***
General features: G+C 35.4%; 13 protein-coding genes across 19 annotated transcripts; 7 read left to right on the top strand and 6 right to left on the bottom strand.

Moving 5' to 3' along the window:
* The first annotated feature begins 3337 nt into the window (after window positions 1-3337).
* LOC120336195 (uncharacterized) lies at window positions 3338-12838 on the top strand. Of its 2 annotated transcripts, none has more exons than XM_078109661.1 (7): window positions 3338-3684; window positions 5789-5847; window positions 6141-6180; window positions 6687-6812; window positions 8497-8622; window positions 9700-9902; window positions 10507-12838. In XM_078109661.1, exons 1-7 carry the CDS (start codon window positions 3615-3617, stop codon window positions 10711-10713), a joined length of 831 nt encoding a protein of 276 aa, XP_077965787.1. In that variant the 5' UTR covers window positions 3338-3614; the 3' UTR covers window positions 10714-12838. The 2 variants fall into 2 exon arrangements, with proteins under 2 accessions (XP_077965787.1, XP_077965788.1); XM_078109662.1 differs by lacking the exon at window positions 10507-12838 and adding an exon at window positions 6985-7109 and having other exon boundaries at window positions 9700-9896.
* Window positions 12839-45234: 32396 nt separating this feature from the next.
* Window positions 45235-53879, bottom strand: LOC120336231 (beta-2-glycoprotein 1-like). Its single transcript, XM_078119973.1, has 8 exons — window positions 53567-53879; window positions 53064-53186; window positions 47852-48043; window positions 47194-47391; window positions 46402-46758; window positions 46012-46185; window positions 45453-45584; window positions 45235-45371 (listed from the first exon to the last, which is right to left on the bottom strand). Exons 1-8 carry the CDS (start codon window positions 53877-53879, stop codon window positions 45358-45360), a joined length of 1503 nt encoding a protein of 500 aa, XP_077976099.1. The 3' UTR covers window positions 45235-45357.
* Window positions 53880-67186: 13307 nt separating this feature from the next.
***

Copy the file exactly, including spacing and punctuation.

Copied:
General features: G+C 35.4%; 13 protein-coding genes across 19 annotated transcripts; 7 read left to right on the top strand and 6 right to left on the bottom strand.

Moving 5' to 3' along the window:
* The first annotated feature begins 3337 nt into the window (after window positions 1-3337).
* LOC120336195 (uncharacterized) lies at window positions 3338-12838 on the top strand. Of its 2 annotated transcripts, none has more exons than XM_078109661.1 (7): window positions 3338-3684; window positions 5789-5847; window positions 6141-6180; window positions 6687-6812; window positions 8497-8622; window positions 9700-9902; window positions 10507-12838. In XM_078109661.1, exons 1-7 carry the CDS (start codon window positions 3615-3617, stop codon window positions 10711-10713), a joined length of 831 nt encoding a protein of 276 aa, XP_077965787.1. In that variant the 5' UTR covers window positions 3338-3614; the 3' UTR covers window positions 10714-12838. The 2 variants fall into 2 exon arrangements, with proteins under 2 accessions (XP_077965787.1, XP_077965788.1); XM_078109662.1 differs by lacking the exon at window positions 10507-12838 and adding an exon at window positions 6985-7109 and having other exon boundaries at window positions 9700-9896.
* Window positions 12839-45234: 32396 nt separating this feature from the next.
* Window positions 45235-53879, bottom strand: LOC120336231 (beta-2-glycoprotein 1-like). Its single transcript, XM_078119973.1, has 8 exons — window positions 53567-53879; window positions 53064-53186; window positions 47852-48043; window positions 47194-47391; window positions 46402-46758; window positions 46012-46185; window positions 45453-45584; window positions 45235-45371 (listed from the first exon to the last, which is right to left on the bottom strand). Exons 1-8 carry the CDS (start codon window positions 53877-53879, stop codon window positions 45358-45360), a joined length of 1503 nt encoding a protein of 500 aa, XP_077976099.1. The 3' UTR covers window positions 45235-45357.
* Window positions 53880-67186: 13307 nt separating this feature from the next.